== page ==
Other nonbillable direct costs may include specific or unique training, amounts in excess of travel regulations, materials, etc.  It is important to determine if there is a unique beneficiary of the costs.  For example, the cost is unique to a particular task order or contract. Also, is the assignment of the cost consistent with the treatment of similar expenses with similar purposes. Various contractors handle the treatment of “direct” unallowable costs differently as per guidance in the the FAR. However, consistency is the key.

5. When do I charge Bid & Proposal (B&P)? 

The appropriate route is to charge Bid and Proposal when you begin incurring costs to respond to an Request for Proposal (RFP) or Request for Quote (RFQ).  This is in accordance with FAR 31.205-18. The costs you incur could be labor of your staff, consultants providing assistance, and supplies such as printing (OK, maybe pre-COVID), meals for those late night proposal discussions, etc. Indirect cost rate allocations treat B&P like a job for allocations of fringe and overhead.  However, it winds up in the G&A pool.

Now, when it comes to labor, you should consider the point of charging B&P rather than G&A, solely for your technical staff. Your technical staff should have their portion of overhead follow them.  It does not matter what they are working on. You should not have your G&A or overhead staff charge to B&P Labor.  if you do, then you will be charging a portion of overhead costs that they do not normally have apportioned on their labor.  Additionally, charging B&P begins with the decision to submit a proposal or quote. It does not matter if you win or lose the bid. Those costs will remain in B&P.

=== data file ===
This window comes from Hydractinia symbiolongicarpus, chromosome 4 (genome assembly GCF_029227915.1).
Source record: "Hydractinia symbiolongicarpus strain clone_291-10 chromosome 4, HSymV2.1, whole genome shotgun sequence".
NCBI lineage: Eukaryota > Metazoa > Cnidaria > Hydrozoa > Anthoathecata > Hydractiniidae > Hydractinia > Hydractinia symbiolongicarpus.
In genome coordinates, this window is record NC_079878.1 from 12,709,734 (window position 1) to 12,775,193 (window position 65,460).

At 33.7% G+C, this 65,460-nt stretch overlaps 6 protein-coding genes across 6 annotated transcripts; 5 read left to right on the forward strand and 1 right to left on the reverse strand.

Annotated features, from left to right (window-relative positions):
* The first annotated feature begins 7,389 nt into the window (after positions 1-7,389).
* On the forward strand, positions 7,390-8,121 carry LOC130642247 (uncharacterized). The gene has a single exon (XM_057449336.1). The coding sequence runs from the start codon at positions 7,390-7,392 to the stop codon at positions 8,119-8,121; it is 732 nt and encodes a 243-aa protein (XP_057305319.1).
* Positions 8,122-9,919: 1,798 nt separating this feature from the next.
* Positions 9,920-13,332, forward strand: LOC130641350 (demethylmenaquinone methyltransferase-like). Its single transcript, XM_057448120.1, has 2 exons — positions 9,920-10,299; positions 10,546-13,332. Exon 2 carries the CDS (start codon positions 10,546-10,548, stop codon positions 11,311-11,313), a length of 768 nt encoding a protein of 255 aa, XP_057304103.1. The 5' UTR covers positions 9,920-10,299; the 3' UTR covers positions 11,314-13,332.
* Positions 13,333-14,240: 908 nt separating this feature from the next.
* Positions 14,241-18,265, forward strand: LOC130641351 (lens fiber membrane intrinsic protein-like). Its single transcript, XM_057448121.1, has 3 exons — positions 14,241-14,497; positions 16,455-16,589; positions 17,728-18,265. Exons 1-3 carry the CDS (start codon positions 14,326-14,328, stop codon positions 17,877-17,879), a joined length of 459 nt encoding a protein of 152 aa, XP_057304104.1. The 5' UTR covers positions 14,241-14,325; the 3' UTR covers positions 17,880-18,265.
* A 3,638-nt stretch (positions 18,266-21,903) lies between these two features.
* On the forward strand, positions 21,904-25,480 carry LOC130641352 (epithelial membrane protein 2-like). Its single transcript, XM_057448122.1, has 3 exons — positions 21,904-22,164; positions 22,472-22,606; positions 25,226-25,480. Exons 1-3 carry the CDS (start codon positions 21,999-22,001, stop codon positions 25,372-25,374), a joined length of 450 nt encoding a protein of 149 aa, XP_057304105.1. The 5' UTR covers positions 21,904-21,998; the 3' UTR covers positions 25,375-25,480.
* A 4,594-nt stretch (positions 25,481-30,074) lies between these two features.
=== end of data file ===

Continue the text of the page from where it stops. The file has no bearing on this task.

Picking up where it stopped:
6. Do I need a new job number when I received a contract modification?

Now, this is a tricky question because there are numerous scenarios.  Also, often the customer does not provide funding on the contract in accordance with how they intend you to bill them. DCAA requires that you have the ability to track your direct costs and billing, by contract, contract line item, task order, delivery item, or funding document. The funding document is key. The reason being, if you bill more than funding, you are overbilling the customer, regardless of the value of the contract.  Also, depending on the contract type, The government may require you to give notice when you expend 75% or 85% of funding.